I am wondering if Microsoft (Nasdaq: MSFT) will ever be capable of wrapping a simple message into a simple commercial. The first Windows Phone 7 (WP7) commercial is an example of Microsoft's intent to pack too many images into a single commercial that ultimately blur the message the company wants to send. There are 28 different scenes in 60 seconds -- some connected, some open-ended. Some are simple. Most are too complex to process in just a few seconds. But if you take the time to watch Really several times, you may view the commercial as a piece of art.

Watching Microsoft's commercials could be a waste of time, and trying to understand them is frequently very difficult. Remember Bill Gates' Shoe Circus commercial with Jerry Seinfeld? On the surface, it was a silly, incoherent communication. However, the commercial carried a very subtle and intelligent tone that ridiculed Apple (Nasdaq: AAPL). To get the message, most of us may have to watch the commercial several times and take the time to think about every scene to understand it. (Another example is here.)

The latest Really commercial that intros WP7 is extremely complex as well. Since I enjoy watching these commercials, I spent a few hours watching, re-watching, and analyzing the ad, and it is clear that there is a lot brainwork in this 1-minute-long skit about wasting time on your cell phone. However, ironically, just like we are wasting time and missing life by focusing on your phones, Microsoft may have missed the goal with this commercial by focusing too much on the downsides of today's smartphones.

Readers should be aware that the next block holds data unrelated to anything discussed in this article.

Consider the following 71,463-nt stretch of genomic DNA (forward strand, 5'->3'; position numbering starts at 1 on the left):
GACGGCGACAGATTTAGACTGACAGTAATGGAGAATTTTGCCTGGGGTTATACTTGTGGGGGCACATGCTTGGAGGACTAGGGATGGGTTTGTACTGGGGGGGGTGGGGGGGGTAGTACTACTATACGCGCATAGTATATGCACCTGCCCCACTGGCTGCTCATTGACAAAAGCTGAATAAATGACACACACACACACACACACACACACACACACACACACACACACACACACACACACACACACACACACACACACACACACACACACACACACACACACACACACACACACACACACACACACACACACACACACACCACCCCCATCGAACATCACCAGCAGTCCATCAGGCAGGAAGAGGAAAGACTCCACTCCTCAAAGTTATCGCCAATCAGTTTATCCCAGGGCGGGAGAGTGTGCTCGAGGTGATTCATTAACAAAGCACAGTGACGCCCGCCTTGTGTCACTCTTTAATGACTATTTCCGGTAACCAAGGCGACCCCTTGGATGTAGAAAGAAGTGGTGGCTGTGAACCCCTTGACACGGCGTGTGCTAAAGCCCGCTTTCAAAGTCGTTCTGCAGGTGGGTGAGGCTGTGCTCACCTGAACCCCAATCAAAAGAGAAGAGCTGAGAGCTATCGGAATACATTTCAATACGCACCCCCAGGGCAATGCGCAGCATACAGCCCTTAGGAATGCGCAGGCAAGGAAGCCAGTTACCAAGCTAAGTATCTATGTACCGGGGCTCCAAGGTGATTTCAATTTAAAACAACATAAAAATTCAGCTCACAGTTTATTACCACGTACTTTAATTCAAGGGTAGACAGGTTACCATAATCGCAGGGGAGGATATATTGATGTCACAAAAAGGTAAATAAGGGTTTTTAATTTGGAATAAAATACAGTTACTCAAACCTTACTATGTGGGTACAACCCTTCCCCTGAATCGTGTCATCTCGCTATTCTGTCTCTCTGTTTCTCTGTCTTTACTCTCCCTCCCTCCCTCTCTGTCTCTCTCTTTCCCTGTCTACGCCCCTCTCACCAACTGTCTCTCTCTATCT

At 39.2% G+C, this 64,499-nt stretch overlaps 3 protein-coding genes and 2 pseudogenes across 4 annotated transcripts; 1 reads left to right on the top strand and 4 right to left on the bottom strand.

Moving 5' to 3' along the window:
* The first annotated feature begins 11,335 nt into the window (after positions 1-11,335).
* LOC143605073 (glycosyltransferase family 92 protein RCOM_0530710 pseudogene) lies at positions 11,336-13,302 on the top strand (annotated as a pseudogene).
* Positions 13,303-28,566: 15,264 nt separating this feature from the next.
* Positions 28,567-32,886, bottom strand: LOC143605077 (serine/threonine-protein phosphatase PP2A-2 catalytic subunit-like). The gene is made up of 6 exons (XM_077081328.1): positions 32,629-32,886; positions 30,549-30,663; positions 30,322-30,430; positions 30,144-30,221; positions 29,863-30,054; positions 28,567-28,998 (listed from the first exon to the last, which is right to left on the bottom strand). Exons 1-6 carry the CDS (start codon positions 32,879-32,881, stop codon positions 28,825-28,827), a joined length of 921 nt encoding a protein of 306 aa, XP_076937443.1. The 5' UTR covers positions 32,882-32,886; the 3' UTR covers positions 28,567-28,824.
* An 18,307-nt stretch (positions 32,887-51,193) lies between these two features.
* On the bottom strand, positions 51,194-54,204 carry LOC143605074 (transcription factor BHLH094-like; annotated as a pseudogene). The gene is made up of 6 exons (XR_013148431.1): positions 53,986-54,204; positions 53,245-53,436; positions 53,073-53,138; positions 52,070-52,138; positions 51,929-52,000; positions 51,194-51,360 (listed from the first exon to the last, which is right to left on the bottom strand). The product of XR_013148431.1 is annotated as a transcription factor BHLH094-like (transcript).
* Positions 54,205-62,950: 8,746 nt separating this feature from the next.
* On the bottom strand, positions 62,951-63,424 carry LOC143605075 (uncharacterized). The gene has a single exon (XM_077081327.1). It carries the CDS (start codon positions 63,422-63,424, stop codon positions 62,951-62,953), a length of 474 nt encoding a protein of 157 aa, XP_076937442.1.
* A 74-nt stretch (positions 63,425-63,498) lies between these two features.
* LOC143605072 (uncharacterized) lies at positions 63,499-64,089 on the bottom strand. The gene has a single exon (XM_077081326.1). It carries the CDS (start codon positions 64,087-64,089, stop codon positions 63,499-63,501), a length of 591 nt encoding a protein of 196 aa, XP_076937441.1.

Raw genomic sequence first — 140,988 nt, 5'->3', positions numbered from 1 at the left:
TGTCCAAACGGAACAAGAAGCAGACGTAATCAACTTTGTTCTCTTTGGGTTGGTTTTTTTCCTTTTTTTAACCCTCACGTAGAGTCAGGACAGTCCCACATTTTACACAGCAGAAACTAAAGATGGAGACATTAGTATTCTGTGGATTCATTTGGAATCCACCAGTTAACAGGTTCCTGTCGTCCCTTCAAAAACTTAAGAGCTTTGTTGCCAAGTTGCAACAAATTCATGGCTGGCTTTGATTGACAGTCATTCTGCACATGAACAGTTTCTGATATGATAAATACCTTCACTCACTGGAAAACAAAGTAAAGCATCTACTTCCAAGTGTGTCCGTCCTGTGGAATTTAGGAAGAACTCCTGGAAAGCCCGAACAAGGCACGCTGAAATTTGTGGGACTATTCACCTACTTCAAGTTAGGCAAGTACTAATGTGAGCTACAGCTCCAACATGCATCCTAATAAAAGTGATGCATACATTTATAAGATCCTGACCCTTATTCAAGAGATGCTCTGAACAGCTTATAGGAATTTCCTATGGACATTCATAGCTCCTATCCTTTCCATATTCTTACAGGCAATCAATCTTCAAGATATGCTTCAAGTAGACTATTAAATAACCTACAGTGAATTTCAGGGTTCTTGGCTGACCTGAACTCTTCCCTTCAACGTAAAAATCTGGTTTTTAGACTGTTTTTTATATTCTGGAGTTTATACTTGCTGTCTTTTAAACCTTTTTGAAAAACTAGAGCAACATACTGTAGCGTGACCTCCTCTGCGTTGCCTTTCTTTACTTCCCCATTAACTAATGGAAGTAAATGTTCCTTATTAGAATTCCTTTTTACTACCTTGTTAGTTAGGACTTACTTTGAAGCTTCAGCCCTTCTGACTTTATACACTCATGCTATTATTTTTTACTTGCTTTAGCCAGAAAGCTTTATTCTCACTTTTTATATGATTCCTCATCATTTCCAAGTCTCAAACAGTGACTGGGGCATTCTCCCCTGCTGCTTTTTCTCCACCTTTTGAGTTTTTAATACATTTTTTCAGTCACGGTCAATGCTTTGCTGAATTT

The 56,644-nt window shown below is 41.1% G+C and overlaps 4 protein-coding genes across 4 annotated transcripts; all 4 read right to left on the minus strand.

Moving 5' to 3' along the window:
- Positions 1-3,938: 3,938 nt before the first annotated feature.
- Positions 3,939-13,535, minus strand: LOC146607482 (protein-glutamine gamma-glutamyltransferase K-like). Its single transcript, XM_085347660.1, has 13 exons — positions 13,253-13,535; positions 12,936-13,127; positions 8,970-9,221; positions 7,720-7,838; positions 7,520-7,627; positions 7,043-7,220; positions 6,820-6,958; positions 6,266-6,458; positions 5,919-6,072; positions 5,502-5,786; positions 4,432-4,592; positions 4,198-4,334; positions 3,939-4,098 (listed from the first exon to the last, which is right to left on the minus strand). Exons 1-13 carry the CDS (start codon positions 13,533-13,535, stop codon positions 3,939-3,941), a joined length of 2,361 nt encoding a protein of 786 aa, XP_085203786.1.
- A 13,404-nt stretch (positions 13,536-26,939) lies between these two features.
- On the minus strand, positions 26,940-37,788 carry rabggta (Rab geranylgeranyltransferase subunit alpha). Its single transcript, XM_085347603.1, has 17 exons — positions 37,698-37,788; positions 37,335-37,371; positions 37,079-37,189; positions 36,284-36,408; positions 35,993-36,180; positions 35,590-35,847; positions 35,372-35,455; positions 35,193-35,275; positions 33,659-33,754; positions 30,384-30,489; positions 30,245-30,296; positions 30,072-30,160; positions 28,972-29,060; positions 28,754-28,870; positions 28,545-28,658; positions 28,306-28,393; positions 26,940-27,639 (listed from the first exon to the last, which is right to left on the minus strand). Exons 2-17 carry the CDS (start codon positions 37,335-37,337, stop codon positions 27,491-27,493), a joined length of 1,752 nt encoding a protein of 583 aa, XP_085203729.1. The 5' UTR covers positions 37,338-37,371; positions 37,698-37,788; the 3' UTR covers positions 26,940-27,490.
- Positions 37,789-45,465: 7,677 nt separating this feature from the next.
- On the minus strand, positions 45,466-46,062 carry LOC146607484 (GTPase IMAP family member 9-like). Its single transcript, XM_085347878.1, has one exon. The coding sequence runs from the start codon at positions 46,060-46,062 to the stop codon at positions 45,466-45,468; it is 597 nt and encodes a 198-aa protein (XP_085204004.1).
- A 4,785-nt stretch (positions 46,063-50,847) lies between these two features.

The structure
Really is vertically divided into four parts, each about 15 seconds long. The horizontal structure consists of the topics (1) street life, (2) personal relationships, (3) professional life, (4) vacation and leisure time, and (5) personal well-being. Each 15-second part displays a certain number of examples of life with a smartphone in rapid succession.

Part 1
The first part serves as introduction, with somewhat silly messages about vacations -- a woman missing the spectacular lantern floating in Hawaii (this may already raise questions marks, as virtually everyone I talked to wondered what those "strange lights in the sky" were) or a geek on a beach not noticing the pretty girls around him. We are also introduced to the street theme with people drinking coffee and focusing on their phone rather than their break. Personal care (shower, workout) lacks because of the smartphone as well. There are eight examples in 15 seconds (three in street life, two in leisure time, two in personal care, and one in professional life), some of which are just too short to understand. The part ends with the first "Really?" note, when a masseuse forgets she has a patient.